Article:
خود اشتغالی در مناطق روستایی چین : شبکه سازی در اقتصاد گذار
|کد مقاله||سال انتشار||تعداد صفحات مقاله انگلیسی||ترجمه فارسی|
|3764||2009||14 صفحه PDF||سفارش دهید|
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Publisher : Elsevier - Science Direct (الزویر - ساینس دایرکت)
Journal : China Economic Review, Volume 20, Issue 3, September 2009, Pages 471–484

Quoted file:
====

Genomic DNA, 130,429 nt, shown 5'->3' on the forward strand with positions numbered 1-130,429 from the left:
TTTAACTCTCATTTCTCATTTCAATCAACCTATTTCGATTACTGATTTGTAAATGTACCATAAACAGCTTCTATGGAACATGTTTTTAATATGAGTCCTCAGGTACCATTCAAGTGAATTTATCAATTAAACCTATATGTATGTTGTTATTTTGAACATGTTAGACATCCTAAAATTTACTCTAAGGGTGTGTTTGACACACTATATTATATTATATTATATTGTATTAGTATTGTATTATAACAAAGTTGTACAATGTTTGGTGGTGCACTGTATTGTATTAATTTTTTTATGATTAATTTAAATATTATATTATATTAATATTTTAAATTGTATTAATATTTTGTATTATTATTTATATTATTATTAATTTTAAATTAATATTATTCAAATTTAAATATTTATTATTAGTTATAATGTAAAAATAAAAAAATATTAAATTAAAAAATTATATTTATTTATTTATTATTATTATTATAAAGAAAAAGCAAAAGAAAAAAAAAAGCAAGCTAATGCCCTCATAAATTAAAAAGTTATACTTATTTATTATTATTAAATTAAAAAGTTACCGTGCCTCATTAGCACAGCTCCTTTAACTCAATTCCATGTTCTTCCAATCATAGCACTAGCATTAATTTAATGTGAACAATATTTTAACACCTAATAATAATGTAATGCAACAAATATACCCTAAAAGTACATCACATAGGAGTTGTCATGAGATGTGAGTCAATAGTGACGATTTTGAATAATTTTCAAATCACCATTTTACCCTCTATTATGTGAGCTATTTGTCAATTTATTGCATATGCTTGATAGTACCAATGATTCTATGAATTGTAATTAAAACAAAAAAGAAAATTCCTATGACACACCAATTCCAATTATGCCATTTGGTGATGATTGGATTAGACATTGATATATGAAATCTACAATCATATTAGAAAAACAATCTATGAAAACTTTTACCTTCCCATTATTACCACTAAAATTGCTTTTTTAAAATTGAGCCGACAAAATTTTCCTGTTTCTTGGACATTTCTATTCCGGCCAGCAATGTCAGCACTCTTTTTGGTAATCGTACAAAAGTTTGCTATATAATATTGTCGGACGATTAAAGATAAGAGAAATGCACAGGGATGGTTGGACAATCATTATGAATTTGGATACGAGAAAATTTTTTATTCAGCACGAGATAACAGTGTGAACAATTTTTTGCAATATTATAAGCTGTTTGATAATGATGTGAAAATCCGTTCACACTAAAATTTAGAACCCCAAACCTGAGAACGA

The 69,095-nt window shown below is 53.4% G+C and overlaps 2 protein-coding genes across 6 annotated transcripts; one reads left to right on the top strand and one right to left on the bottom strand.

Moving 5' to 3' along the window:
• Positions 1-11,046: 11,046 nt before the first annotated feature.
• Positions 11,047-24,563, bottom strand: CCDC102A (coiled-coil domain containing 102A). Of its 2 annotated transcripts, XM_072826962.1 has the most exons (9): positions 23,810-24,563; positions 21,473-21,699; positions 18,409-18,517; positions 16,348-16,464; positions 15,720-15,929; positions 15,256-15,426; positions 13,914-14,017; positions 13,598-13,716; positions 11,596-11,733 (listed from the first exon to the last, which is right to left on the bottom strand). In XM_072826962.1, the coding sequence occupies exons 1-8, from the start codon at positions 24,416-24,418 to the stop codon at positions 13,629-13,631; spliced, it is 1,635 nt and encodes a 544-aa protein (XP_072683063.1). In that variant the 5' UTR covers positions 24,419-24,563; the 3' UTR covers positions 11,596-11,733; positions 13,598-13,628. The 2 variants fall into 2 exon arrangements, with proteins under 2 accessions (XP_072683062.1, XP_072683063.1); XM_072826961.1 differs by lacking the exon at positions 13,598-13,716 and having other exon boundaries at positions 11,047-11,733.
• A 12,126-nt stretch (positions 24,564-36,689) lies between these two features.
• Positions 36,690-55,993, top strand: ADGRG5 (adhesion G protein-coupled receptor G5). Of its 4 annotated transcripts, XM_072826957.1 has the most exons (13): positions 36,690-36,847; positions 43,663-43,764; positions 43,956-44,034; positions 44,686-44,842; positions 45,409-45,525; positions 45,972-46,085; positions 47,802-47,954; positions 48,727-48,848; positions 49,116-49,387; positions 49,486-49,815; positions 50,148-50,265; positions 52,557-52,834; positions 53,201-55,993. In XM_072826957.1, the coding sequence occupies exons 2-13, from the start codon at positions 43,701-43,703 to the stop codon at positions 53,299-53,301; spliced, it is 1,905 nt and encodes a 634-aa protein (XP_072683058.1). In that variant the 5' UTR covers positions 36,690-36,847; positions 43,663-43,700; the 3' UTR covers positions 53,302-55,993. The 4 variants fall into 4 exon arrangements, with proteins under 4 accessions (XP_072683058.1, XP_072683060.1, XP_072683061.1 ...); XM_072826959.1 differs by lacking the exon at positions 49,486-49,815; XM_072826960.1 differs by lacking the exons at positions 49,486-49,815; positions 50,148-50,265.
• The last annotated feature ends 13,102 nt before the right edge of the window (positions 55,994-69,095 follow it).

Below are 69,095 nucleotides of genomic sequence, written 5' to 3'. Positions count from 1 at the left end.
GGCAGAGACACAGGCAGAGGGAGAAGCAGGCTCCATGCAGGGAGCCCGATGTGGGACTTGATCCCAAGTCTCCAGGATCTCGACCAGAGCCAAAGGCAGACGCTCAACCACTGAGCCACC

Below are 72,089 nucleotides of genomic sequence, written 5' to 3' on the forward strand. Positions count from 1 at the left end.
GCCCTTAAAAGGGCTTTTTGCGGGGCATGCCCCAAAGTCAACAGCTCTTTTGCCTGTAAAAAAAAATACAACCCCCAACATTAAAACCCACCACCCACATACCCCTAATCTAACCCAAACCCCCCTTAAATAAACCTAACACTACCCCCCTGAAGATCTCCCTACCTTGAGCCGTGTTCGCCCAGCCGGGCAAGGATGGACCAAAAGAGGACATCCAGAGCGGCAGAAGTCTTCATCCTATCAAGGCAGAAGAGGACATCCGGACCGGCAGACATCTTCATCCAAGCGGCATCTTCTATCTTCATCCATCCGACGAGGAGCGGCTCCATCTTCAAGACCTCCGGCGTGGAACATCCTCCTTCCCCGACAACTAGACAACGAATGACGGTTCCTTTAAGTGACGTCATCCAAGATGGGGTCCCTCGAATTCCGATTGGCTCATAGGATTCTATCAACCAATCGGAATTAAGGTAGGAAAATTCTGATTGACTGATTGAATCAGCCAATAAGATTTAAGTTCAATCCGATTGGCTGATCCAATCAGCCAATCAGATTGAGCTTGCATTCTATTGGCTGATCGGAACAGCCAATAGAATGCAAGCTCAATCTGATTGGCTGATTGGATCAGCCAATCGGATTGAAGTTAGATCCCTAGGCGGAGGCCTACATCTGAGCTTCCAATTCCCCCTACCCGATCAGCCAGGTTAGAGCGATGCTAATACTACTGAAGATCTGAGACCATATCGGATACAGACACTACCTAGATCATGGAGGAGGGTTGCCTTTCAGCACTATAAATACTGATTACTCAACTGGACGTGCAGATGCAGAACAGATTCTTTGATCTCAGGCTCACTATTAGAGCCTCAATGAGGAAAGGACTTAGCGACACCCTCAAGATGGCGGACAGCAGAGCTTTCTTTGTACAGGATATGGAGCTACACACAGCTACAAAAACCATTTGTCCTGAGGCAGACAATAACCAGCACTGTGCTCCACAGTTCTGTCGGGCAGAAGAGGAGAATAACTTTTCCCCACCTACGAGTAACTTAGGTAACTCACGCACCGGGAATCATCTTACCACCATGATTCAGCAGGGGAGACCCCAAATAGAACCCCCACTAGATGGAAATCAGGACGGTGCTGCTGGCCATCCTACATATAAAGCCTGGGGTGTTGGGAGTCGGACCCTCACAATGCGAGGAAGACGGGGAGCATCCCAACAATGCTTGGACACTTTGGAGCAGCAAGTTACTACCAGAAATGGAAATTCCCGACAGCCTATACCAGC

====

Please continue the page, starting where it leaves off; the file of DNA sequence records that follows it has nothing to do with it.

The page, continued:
This paper investigates the relationship between self-employment and social networks in urban China, an economy rife with informational and institutional imperfections, under-developed financial markets, but a growing and important non-state sector. Having a social network can help the self-employed access supply and credit networks, and assist in navigating an uncertain institutional environment where permissions and licenses often require inter-personal relationships to facilitate and reduce the informational costs of enforcement by dealing with known persons. Thus, holding other productive and observable traits constant including attitude toward risk where possible, social networks are expected to be a significant correlate to self-employment which is borne out by the evidence. Examining three tranches of the self-employed (those who are self-employed, those who are self-employed as a second job, and a sub-sample who have experienced unemployment and then became self-employed), the paper finds that social networks significantly predict self-employment except for those who are working for themselves as a second job. Gender differences are also notable.